Seeing thou shalt be touched, heard, seen,
Better than when dust stood between.
Thou canst not see him standing by —
Time — with a poppied hand
Stealing thy youth's simplicity,
Even as falls unceasingly
His waning sand.
He'll pluck thy childish roses as
The summer from her bush
Strips all the loveliness that was ;
Ev'n to the silence evening has
Thy laughter hush.
Thy locks too faint for earthly gold,
The meekness of thine eyes,
He'll dark'n and dim, and to his fold
Drive, 'gainst the night, thy stainless, old
Thy simple words confuse and mar,
Thy tenderest thoughts delude,
Draw a long cloud athwart thy star,
Still with loud timbrels heav'n's far
Thou canst not see ; / see, dearest ;
O, then, yet patient be,
Tho' love refuse thy heart all rest,
Tho' even love wax angry, lest
Love should lose tJiee ?
THE HAPPY ENCOUNTER
I SAW sweet Poetry turn troubled eyes
On shaggy Science nosing in the grass,
For by that way poor Poetry must pass
On her long pilgrimage to Paradise.
He snuffled, grunted, squealed ; perplexed by
Parched, weatherworn, and near of sight,
From peering close where very little was
In dens secluded from the open skies.
But Poetry in bravery went down,
And called his name, soft, clear, and fear-
Stooped low, and stroked his muzzle over-
68 THE HAPPY ENCOUNTER
Refreshed his drought with dew ; wiped pure
His eyes : and lo ! laughed loud for joy to
In those grey deeps the azure of her own.
COUP DE GRACE
So Malice sharp'd his pen, and nibbled it,
And leered 'ncath faltering eyelids at the
Of his calm candle till a notion came,
Coarse, acrid, with a distant hint of wit.
Once more he simmered, and once more he
Till not a dash was dull, a comma lame ;
Then exquisitely failed to sign his name.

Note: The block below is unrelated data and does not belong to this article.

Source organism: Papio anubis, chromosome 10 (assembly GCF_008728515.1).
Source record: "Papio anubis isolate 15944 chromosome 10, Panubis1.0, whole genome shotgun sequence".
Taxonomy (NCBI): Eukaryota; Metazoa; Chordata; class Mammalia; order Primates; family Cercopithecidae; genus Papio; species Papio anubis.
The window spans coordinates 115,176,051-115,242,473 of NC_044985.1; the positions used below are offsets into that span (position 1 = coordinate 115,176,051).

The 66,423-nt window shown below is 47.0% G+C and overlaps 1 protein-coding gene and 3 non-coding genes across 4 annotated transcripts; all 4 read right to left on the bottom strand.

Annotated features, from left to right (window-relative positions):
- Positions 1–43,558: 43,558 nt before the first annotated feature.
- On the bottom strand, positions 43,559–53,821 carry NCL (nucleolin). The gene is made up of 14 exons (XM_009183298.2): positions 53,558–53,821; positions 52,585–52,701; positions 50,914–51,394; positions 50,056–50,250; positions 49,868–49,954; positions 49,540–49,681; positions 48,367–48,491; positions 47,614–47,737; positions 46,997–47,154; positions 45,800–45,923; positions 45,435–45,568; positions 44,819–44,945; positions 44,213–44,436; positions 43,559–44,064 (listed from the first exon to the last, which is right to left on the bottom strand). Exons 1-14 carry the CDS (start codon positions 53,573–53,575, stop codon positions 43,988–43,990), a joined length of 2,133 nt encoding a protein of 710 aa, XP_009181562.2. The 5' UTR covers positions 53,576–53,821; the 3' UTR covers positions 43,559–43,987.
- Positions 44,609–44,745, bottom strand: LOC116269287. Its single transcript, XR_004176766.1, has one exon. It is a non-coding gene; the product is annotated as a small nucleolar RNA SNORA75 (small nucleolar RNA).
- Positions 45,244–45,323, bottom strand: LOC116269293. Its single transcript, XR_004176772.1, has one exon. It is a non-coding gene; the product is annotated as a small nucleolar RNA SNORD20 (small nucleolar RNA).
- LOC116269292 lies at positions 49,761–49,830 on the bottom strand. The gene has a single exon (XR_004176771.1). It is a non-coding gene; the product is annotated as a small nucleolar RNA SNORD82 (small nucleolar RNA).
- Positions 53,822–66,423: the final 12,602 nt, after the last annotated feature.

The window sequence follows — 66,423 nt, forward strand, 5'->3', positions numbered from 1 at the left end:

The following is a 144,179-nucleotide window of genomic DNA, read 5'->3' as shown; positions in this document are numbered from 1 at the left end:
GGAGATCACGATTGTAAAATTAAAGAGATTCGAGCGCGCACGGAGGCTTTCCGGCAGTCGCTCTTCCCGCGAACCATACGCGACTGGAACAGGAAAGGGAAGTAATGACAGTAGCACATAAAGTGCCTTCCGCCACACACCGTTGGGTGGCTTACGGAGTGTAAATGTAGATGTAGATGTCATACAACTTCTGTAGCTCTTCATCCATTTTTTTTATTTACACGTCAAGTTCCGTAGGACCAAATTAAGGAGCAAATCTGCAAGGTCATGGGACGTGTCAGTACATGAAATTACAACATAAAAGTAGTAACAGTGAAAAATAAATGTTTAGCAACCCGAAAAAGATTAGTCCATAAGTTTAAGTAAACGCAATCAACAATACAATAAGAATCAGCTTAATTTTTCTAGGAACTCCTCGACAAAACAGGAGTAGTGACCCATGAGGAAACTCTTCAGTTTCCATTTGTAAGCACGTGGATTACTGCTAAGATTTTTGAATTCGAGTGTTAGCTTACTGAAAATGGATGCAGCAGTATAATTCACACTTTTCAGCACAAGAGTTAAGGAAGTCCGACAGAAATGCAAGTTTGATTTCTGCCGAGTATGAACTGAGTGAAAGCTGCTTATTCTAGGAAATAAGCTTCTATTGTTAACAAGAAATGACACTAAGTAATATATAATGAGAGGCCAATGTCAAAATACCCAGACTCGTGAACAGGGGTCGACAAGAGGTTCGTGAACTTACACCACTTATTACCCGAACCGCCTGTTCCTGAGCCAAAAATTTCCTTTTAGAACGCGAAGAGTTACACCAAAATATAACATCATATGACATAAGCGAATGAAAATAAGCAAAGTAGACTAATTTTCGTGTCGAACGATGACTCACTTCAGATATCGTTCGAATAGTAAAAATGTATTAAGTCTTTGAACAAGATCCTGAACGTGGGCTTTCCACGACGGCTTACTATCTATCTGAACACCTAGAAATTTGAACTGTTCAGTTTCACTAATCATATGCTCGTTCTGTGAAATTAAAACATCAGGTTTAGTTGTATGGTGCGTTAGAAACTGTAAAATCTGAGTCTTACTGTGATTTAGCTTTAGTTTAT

Leaving the world to trace a slug by its spit.
Such was the barb, O Keats, (vain tongues
Troubled in its calm flight thy lovely art ;
Cankered thy youth, thy faith ; abashed the
Untarnishable sweetness of thy heart :
How should these dullards dream tliey
winged the dart
That pierced thee, silent, in th' unansvvering
Come, then, with show'rs, I love thy cloudy
Gilded with splendour of the sunbeams
The heedless glory of thy locks : I know
The arch, sweet languor of thy fleeting grace,
The windy lovebeams of thy dwelling-place,
Thy dim dells where in azure bluebells blow,
The brimming rivers where thy lightnings go
Harmless and full and swift from race to race.
Thou tak'st all young hearts captive with
thine eyes ;
At rumour of thee the tongues of children ring
Louder than bees ; the golden poplars rise
Like trumps of peace ; and birds, on home-
Fly mocking echoes shrill along the skies.
Above the waves' grave diapasoning.
To R. I.
My heart faints in me for the distant sea,
The roar of London is the roar of ire
The lion utters in his old desire
For Libya out of dim captivity ;
The long bright silver of Cheapside I see,
Her gilded weathercocks on roof and spire
Exulting eastward in the western fire ;
All things recall one heart-sick memory : —
Ever the rustle of the advancing foam,
The surges' desolate thunder, and the cry
As of some lone babe in the whispering sky ;
Ever I peer into the restless gloom
To where a ship clad dim and loftily
Looms steadfast in the wonder of her home.
A FEW all-faithful words, a glance from eyes
That in their deeps hide hosts they cannot
Phantoms of loveliest simplicity ;
A transient touch — some bird's that twittering
Into the primrose of the deepening skies;
A child's pure cheek pressed cold and tran-